Federal Dodd-Frank legislation is continuing to send shock waves throughout the banking world and CPAs are feeling some of the effects.
CPAs on our federal and state tax listservs are reporting an uptick in requests for “comfort letters” from CPAs for client’s mortgage and loan applications. Some are saying “the new regulations are requiring this.
AON/CNA, our insurance preferred provider has some guidance for us.
Danger! This is an attempt to get the CPA (and your liability insurance) as a backstop to the client in the event the loan goes south.
The issue is that the CPA’s work with individuals in tax returns and personal financial statements rarely incudes an actual audit or review. The CPA is relying in the individual taxpayer for disclosure and documentation and therefore should not take the additional repsonsibility some lenders are trying to establish.
And it is not a “new requirement” (although it was an option) and Freddie Mac has revised it guidelines to reflect this as follows,
Note that effective February 15, 2012, Freddie Mac revised its Single Family Seller/Servicer Guide to remove the option of obtaining a letter from a self-employed borrower’s accountant which states the borrower has access to the funds and the withdrawal of the funds for the down payment and closing costs will not have a detrimental effect on the business. Section 37.13(b) of the guide, detailing, “stable monthly income and asset qualification sources,” now indicates that when business assets are used for down payment and closing costs, financing costs, prepaids/escrows and reserves, the assets must be verified in accordance with the documentation requirements in Sections 37.20 through 37.23 and must be related to the business that the borrower owns that is documented in the mortgage file. Because the borrower’s withdrawal of assets from a sole proprietorship, a partnership or a corporation may have a negative impact on the business’ ability to continue operating, the impact of withdrawal must be considered in the seller’s analysis of the borrower’s self-employed income. As part of the analysis, the seller must document a cash flow analysis for the borrower’s business using the individual and/or business tax returns, as applicable. The seller may perform the required analysis using any format that enables the seller to determine that the withdrawal of the funds for the down payment and closing costs, financing costs, prepaids/escrows and reserves will not have a detrimental effect on the business The mortgage file must contain the seller’s written cash flow analysis and conclusions.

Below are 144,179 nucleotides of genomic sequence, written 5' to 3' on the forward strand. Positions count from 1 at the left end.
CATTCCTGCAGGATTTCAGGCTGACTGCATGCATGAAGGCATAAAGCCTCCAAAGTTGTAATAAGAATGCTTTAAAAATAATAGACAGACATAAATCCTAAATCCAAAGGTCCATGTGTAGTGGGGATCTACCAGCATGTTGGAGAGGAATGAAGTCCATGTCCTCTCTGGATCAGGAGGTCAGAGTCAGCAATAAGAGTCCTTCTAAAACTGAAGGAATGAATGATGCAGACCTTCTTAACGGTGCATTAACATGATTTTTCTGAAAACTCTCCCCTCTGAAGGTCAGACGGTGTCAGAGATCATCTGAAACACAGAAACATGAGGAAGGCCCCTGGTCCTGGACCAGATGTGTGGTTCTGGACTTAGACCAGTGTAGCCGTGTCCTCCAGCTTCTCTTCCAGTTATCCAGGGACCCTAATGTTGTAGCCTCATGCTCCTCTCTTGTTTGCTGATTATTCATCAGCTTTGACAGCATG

Look for more guidance from us to help you with risk management with all these and other areas that are in flux.
And this is great time to register for CPA Day in Annapolis on January 16, 2013 where we expect professional liability to come up again and we will need to mobilize! Register for free here.
Be safe out there!